Insulinoma masquerading as a loss of consciousness in a teenage girl: case report and literature review

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Hypoglycemia due to a pancreatic beta cell neoplasm - insulinoma, is uncommon with only a few cases described. We report on a previously healthy 15-year-old Hispanic female with insulinoma who presented with a loss of consciousness due to hypoglycemia unawareness.


EM was first brought to the emergency department (ED) after she was found unresponsive at home with point of care (POC) glucose of 29 mg/dL(1.6 mmol/L) documented by emergency medical services (EMS) upon arrival. After treatment with dextrose and normal laboratory evaluation, including complete blood count, basal metabolic profile and urine drug screen, she was sent home with recommendations to follow-up the next day with an endocrinologist. Due to insurance issues, the family did not keep the appointment. Two days later, she returned to the ED with POC of 19 mg/dL (1.05 mmol/L). Detailed history review identified vague fatigue, excessive sleepiness, poor oral intake and weight gain for a 2-3 month period and no suspicion for drug, alcohol or prescription medication abuse. Family history of multiple endocrine neoplasia was negative. Physical examination revealed mild acanthosis nigricans and a body mass index of 32.8 kg/m2 (98th percentile). Laboratory evaluation showed elevated insulin with low cortisol and growth hormone levels at the time of hypoglycemia. Abdominal magnetic resonance imaging revealed a pancreatic mass, also supported by ultrasound, computed tomography and positron emission tomography scans. The patient underwent a partial pancreatectomy with removal of a well-circumscribed insulinoma from the anterior-superior aspect of the pancreatic neck confirmed by histology. Hypoglycemia resolved post-operatively and she remained euglycemic during a 48-h cure fast. At her 3-month follow-up visit, she had no symptoms of hypoglycemia.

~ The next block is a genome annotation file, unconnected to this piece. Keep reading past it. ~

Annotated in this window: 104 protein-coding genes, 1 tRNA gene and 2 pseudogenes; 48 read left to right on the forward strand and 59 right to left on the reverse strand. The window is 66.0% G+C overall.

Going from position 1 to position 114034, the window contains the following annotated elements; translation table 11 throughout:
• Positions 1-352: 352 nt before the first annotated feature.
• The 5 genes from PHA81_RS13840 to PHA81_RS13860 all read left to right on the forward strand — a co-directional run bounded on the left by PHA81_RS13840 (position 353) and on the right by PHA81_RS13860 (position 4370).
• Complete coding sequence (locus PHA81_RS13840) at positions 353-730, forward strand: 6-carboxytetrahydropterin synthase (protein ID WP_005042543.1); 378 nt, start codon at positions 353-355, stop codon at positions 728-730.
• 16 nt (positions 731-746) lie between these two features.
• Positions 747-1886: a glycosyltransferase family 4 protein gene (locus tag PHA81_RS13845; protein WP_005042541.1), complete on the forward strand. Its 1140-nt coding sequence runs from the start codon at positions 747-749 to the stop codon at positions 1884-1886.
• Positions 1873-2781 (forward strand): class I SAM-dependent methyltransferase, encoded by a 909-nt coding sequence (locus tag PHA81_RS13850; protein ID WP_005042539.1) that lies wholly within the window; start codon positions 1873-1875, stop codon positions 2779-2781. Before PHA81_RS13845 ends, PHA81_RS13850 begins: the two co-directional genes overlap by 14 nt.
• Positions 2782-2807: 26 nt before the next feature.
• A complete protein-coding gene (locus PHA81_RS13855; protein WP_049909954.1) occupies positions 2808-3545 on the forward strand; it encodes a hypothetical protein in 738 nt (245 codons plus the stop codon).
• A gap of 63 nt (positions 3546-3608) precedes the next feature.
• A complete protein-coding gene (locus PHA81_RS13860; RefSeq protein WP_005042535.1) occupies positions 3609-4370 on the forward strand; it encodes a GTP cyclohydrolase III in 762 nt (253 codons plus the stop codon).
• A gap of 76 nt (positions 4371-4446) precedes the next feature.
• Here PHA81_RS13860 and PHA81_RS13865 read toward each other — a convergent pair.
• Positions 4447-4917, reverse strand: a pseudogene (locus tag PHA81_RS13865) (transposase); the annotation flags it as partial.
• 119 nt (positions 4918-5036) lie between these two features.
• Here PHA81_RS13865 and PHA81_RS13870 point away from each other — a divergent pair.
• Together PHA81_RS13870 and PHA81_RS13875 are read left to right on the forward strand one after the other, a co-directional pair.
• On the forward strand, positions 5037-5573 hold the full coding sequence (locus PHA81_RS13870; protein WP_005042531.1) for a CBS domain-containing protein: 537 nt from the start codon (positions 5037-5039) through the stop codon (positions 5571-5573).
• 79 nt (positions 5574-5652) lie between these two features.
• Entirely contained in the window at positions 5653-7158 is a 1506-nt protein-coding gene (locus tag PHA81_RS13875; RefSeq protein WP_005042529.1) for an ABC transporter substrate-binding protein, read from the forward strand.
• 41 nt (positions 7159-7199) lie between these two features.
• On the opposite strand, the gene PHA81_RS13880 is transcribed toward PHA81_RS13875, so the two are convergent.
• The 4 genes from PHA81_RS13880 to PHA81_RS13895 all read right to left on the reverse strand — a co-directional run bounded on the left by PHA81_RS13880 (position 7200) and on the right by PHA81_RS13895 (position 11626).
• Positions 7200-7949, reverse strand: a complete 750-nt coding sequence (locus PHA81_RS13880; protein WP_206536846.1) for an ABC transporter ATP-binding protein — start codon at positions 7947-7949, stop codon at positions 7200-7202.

Documented hypoglycemia in an otherwise healthy adolescent should be fully investigated before discharging a patient. Even a short duration of symptoms should prompt, in-depth diagnostic evaluations to rule out a potentially life threatening diagnosis of insulinoma.